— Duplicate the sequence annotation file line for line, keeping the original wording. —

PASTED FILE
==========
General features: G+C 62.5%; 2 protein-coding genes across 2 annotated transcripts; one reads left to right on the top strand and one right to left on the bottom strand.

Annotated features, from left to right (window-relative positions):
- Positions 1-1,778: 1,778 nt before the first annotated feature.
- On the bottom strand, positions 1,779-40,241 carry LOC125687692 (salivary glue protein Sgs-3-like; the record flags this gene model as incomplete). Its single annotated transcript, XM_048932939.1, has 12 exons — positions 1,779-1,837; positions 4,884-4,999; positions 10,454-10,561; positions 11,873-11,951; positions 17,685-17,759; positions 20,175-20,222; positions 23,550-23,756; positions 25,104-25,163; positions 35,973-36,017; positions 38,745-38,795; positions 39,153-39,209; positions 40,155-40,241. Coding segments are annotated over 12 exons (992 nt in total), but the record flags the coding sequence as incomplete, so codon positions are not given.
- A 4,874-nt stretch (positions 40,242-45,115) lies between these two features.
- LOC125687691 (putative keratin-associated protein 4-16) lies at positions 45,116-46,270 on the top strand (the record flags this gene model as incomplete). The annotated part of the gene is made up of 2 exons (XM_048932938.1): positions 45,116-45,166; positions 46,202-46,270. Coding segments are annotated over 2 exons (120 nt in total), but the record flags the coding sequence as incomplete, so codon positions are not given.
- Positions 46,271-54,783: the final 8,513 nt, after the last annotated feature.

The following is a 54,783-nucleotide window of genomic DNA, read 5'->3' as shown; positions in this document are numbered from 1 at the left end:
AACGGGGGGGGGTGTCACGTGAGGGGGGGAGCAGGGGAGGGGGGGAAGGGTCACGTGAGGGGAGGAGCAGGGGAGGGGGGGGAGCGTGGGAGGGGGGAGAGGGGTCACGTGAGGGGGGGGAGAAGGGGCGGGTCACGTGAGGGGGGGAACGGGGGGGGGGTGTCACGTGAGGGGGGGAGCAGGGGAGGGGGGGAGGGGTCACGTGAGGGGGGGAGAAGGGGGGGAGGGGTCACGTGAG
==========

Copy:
General features: G+C 62.5%; 2 protein-coding genes across 2 annotated transcripts; one reads left to right on the top strand and one right to left on the bottom strand.

Annotated features, from left to right (window-relative positions):
- Positions 1-1,778: 1,778 nt before the first annotated feature.
- On the bottom strand, positions 1,779-40,241 carry LOC125687692 (salivary glue protein Sgs-3-like; the record flags this gene model as incomplete). Its single annotated transcript, XM_048932939.1, has 12 exons — positions 1,779-1,837; positions 4,884-4,999; positions 10,454-10,561; positions 11,873-11,951; positions 17,685-17,759; positions 20,175-20,222; positions 23,550-23,756; positions 25,104-25,163; positions 35,973-36,017; positions 38,745-38,795; positions 39,153-39,209; positions 40,155-40,241. Coding segments are annotated over 12 exons (992 nt in total), but the record flags the coding sequence as incomplete, so codon positions are not given.
- A 4,874-nt stretch (positions 40,242-45,115) lies between these two features.
- LOC125687691 (putative keratin-associated protein 4-16) lies at positions 45,116-46,270 on the top strand (the record flags this gene model as incomplete). The annotated part of the gene is made up of 2 exons (XM_048932938.1): positions 45,116-45,166; positions 46,202-46,270. Coding segments are annotated over 2 exons (120 nt in total), but the record flags the coding sequence as incomplete, so codon positions are not given.
- Positions 46,271-54,783: the final 8,513 nt, after the last annotated feature.

The following is a 54,783-nucleotide window of genomic DNA, read 5'->3' as shown; positions in this document are numbered from 1 at the left end:
AACGGGGGGGGGTGTCACGTGAGGGGGGGAGCAGGGGAGGGGGGGAAGGGTCACGTGAGGGGAGGAGCAGGGGAGGGGGGGGAGCGTGGGAGGGGGGAGAGGGGTCACGTGAGGGGGGGGAGAAGGGGCGGGTCACGTGAGGGGGGGAACGGGGGGGGGGTGTCACGTGAGGGGGGGAGCAGGGGAGGGGGGGAGGGGTCACGTGAGGGGGGGAGAAGGGGGGGAGGGGTCACGTGAG